- Schedule your cheat meal for that day. Do not let your cheat meal turn into a cheat week. You get one, and you choose if you want it the night of your outing or the next day. As soon as that’s done you are back on track. You have already consumed more calories than usual so don’t let this undo all your hard work for the week just because you feel a little sorry for yourself!
- Drink loads of water pre, day of and the day after. BCCAS always help rehydrate you too!
- Track your drinks and stick to the lowest calorie ones possible
So how do I calculate this into my calories for the day?
If you are someone who wants a glass with dinner every single night. Go for it, I see no problem with that. However, the issue arises when that one, turns into 3, maybe even 4 without realizing as you are cooking dinner or chatting with a friend. By the end of the week, these glasses add up!
Unless you are a competitor on a strict diet plan, a glass of wine can be scheduled into your calories a few times a week no problem. However, keep in mind if weight loss is your ultimate goal, having a few here and there throughout the week can equate to 1000 calories extra. If you love your alcohol but struggle with how to fit it in calories, my plans will actually do this for you.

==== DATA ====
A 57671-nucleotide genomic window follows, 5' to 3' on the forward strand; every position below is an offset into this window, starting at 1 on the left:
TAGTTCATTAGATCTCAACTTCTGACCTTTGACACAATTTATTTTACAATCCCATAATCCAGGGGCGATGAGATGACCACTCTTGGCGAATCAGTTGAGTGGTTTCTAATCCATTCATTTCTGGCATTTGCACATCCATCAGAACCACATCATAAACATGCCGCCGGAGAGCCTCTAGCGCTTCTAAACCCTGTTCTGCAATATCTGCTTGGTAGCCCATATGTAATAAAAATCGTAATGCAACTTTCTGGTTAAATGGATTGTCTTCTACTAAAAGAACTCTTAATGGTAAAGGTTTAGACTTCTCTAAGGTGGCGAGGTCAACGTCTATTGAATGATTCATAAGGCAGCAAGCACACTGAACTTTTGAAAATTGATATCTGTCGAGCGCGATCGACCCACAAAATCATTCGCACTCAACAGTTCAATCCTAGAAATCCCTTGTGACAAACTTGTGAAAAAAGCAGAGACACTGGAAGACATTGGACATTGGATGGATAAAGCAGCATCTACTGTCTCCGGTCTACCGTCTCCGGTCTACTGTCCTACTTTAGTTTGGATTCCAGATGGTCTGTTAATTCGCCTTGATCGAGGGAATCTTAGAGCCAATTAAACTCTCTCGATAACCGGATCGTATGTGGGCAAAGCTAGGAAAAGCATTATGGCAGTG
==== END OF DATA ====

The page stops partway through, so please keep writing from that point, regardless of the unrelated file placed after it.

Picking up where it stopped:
This was something I always wanted to include in my plans for my clients. I have had clients before be afraid to tell me they drank on the weekend and it really shouldn’t that way. So let me teach you how to do it correctly.
With my recommendation of lowest calorie alcohol choices, you will be able to drag and drop your favourite beverage from my list into your meal plan for the day. It will show you exactly how many calories are in it and whether you are going over your budget for the day if you include it. I have done this to teach you when it’s ok to have one and when it is not.
The bottom line is, alcohol is not the enemy alone. Your portion control is. Just like food, everything can be consumed in moderation and when scheduled into your plan correctly.